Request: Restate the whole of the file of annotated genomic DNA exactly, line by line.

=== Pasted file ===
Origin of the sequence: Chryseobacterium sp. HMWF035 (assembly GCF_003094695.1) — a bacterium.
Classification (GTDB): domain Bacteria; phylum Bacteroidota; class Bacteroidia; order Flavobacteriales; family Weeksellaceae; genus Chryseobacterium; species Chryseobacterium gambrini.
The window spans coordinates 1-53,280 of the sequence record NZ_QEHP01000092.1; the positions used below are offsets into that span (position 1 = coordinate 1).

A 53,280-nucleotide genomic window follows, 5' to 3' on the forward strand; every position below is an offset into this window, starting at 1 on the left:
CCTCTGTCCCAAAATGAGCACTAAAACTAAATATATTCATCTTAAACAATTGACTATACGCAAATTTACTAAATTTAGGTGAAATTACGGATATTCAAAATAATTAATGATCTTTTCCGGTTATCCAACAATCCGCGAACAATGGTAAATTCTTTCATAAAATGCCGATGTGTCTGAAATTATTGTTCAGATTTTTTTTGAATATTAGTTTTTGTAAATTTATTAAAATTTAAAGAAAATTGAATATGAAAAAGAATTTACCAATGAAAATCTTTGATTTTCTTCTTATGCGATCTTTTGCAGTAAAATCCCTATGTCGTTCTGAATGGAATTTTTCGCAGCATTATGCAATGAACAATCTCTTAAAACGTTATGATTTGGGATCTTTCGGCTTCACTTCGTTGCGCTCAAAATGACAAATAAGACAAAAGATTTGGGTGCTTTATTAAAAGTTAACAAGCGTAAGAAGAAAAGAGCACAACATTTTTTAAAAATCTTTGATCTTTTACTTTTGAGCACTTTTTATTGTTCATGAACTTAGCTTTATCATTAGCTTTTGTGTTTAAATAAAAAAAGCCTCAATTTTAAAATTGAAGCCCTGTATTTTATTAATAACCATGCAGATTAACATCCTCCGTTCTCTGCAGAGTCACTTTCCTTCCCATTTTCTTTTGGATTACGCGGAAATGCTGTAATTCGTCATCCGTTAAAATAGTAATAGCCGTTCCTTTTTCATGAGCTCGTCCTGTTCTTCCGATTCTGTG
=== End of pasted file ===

Origin of the sequence: Chryseobacterium sp. HMWF035 (assembly GCF_003094695.1) — a bacterium.
Classification (GTDB): domain Bacteria; phylum Bacteroidota; class Bacteroidia; order Flavobacteriales; family Weeksellaceae; genus Chryseobacterium; species Chryseobacterium gambrini.
The window spans coordinates 1-53,280 of the sequence record NZ_QEHP01000092.1; the positions used below are offsets into that span (position 1 = coordinate 1).

A 53,280-nucleotide genomic window follows, 5' to 3' on the forward strand; every position below is an offset into this window, starting at 1 on the left:
CCTCTGTCCCAAAATGAGCACTAAAACTAAATATATTCATCTTAAACAATTGACTATACGCAAATTTACTAAATTTAGGTGAAATTACGGATATTCAAAATAATTAATGATCTTTTCCGGTTATCCAACAATCCGCGAACAATGGTAAATTCTTTCATAAAATGCCGATGTGTCTGAAATTATTGTTCAGATTTTTTTTGAATATTAGTTTTTGTAAATTTATTAAAATTTAAAGAAAATTGAATATGAAAAAGAATTTACCAATGAAAATCTTTGATTTTCTTCTTATGCGATCTTTTGCAGTAAAATCCCTATGTCGTTCTGAATGGAATTTTTCGCAGCATTATGCAATGAACAATCTCTTAAAACGTTATGATTTGGGATCTTTCGGCTTCACTTCGTTGCGCTCAAAATGACAAATAAGACAAAAGATTTGGGTGCTTTATTAAAAGTTAACAAGCGTAAGAAGAAAAGAGCACAACATTTTTTAAAAATCTTTGATCTTTTACTTTTGAGCACTTTTTATTGTTCATGAACTTAGCTTTATCATTAGCTTTTGTGTTTAAATAAAAAAAGCCTCAATTTTAAAATTGAAGCCCTGTATTTTATTAATAACCATGCAGATTAACATCCTCCGTTCTCTGCAGAGTCACTTTCCTTCCCATTTTCTTTTGGATTACGCGGAAATGCTGTAATTCGTCATCCGTTAAAATAGTAATAGCCGTTCCTTTTTCATGAGCTCGTCCTGTTCTTCCGATTCTGTG